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  1. #16
    Join Date
    Apr 2009
    Albany, NY

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    $10 a pound?! That's crazy! It's usually about $3 a pound for me. I think the price is that it's not an easily local grown grain, and it's not a super common grain, and as with many things- once people discover that it's really good for you they jack up the price. I think the price has gone up at least a dollar a pound in the 2 years.

  2. #17
    Join Date
    Sep 2007
    Uncanny Valley
    I get it pre-packaged for $5 a pound, and cheaper in bulk. That's not pre-washed though - pre-washed probably jacks up the price.

    It's a small seed and not commonly grown, so the harvesting machines probably cost way more than grain or soybean combines. I don't actually know, but I'm going to guess that with such small seeds and a broadleaf plant, you might not be able to combine it at all, but you might have to harvest and thresh separately.

    Then there's the whole economies of scale thing. AFAIK it's not used as a livestock feed at all, so the quantities are very, very small in comparison to things like grains and beans.

    A fairer comparison might be with wild rice or amaranth.
    Speed comes from what you put behind you. - Judi Ketteler

  3. #18
    Join Date
    Dec 2008
    Santa Cruz mountains
    Quote Originally Posted by crazycanuck View Post
    Ok, i tried quinoa & am unsure of how it's supposed to taste/look.

    I think i just experienced my first cooking disaster...
    The key is thoroughly rinsing the quinoa with water before cooking. Find a fine-mesh strainer, and wash it until you don't see any foam coming off the grains.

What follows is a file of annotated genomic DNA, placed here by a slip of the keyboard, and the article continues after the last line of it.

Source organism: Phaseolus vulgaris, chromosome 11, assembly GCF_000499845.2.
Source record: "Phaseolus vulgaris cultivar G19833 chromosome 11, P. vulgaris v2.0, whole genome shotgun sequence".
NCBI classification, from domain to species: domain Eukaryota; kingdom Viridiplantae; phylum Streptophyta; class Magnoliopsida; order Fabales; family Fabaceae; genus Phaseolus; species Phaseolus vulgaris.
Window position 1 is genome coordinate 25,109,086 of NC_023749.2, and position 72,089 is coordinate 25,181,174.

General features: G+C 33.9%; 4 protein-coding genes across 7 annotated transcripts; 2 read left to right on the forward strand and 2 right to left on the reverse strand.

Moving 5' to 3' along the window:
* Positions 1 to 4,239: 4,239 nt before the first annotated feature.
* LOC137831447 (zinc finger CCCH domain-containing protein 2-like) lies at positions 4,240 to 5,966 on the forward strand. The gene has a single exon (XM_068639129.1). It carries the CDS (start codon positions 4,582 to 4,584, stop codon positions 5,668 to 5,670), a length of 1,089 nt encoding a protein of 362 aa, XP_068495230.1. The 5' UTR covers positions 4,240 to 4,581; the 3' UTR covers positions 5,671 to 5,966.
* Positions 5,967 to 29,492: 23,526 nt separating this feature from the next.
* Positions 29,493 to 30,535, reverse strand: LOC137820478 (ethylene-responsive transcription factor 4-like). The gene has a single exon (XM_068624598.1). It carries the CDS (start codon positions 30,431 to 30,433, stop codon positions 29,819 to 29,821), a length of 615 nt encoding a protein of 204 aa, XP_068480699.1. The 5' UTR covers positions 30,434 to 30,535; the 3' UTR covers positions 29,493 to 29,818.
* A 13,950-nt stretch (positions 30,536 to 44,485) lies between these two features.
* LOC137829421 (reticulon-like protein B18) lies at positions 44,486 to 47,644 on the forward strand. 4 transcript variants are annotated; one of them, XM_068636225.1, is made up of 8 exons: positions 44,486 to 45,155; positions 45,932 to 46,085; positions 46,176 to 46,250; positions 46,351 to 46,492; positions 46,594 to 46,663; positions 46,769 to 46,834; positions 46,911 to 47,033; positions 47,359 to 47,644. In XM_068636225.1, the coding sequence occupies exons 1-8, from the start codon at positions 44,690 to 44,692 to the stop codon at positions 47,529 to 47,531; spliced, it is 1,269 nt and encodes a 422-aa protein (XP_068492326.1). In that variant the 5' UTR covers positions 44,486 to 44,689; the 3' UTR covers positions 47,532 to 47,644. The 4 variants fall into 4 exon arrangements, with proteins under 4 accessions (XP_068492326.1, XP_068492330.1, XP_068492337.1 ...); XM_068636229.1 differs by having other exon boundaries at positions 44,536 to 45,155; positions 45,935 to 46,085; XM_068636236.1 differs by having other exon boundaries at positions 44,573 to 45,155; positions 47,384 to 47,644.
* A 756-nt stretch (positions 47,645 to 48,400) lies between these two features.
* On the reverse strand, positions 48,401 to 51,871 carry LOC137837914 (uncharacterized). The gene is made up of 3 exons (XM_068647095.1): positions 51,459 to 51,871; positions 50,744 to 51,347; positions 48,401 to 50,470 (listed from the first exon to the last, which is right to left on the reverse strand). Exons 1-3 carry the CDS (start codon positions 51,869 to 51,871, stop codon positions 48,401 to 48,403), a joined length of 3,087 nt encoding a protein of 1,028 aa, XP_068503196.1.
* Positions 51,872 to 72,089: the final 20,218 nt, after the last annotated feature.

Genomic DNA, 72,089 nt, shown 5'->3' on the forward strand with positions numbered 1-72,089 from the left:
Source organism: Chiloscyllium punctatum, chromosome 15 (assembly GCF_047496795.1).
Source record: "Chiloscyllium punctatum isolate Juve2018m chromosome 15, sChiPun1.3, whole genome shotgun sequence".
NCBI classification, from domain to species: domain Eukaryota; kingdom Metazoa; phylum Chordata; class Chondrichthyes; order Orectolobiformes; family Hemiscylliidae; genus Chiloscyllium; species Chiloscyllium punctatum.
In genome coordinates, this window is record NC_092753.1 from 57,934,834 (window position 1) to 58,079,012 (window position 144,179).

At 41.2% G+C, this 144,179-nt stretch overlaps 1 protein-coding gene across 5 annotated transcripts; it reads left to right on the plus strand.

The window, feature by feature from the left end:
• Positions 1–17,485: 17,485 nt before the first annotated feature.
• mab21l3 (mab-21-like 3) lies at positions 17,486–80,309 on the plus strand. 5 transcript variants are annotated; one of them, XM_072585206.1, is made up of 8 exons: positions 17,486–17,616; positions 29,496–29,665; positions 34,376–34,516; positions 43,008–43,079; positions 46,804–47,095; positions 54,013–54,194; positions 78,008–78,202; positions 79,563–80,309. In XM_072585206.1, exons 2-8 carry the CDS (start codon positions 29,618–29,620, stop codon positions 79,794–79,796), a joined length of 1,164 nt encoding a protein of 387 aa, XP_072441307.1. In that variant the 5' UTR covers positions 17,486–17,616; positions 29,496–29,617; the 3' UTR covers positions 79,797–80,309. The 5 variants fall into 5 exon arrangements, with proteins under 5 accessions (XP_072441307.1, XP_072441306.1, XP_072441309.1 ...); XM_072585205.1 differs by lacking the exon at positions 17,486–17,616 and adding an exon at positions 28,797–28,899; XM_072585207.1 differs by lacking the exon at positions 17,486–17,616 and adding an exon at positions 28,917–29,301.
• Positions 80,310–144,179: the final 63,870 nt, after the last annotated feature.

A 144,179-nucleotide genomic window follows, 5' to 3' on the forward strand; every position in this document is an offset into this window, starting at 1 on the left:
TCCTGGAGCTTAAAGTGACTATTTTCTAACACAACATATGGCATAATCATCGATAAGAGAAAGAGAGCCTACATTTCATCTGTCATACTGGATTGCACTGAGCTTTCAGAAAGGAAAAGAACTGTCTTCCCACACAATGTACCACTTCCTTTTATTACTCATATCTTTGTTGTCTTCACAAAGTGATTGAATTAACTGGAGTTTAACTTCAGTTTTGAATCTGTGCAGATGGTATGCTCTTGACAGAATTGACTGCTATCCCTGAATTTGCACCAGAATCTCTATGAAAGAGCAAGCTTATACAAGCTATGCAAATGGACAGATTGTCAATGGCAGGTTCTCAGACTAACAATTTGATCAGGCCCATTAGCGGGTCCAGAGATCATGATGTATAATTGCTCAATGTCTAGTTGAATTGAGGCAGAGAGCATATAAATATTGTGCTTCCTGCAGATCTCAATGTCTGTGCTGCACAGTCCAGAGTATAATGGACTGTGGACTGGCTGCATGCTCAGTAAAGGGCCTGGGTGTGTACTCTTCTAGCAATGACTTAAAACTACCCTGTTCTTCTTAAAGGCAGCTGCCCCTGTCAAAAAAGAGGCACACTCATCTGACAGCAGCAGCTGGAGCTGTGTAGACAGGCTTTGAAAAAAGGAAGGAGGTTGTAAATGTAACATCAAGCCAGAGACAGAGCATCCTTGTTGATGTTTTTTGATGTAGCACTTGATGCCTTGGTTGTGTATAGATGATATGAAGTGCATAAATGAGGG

If it is not rinsed thoroughly, the naturally-occurring saponins on the quinoa will make it taste bitter and also may upset your stomach.

    Once you have rinsed it, then just cook it like you would white rice (add twice the volume of water, bring to a boil uncovered, then cover and simmer until the water is all absorbed). It's actually very easy to make.

  4. #19
    Join Date
    Apr 2009
    Last summer I found "quinoa flakes" at a health food store. When cooked it was the consistency of grits and very tasty. I need to find some more of that.

  5. #20
    Join Date
    Jan 2009
    I made scones with quinoa flour mixed with potato flour ( more quinoa than potato, which is starchy).Also cookies, using honey.
    I cant eat grain, at all or rice or corn, so its a nice flour to bake with.
    Conquering illness, one step at time.



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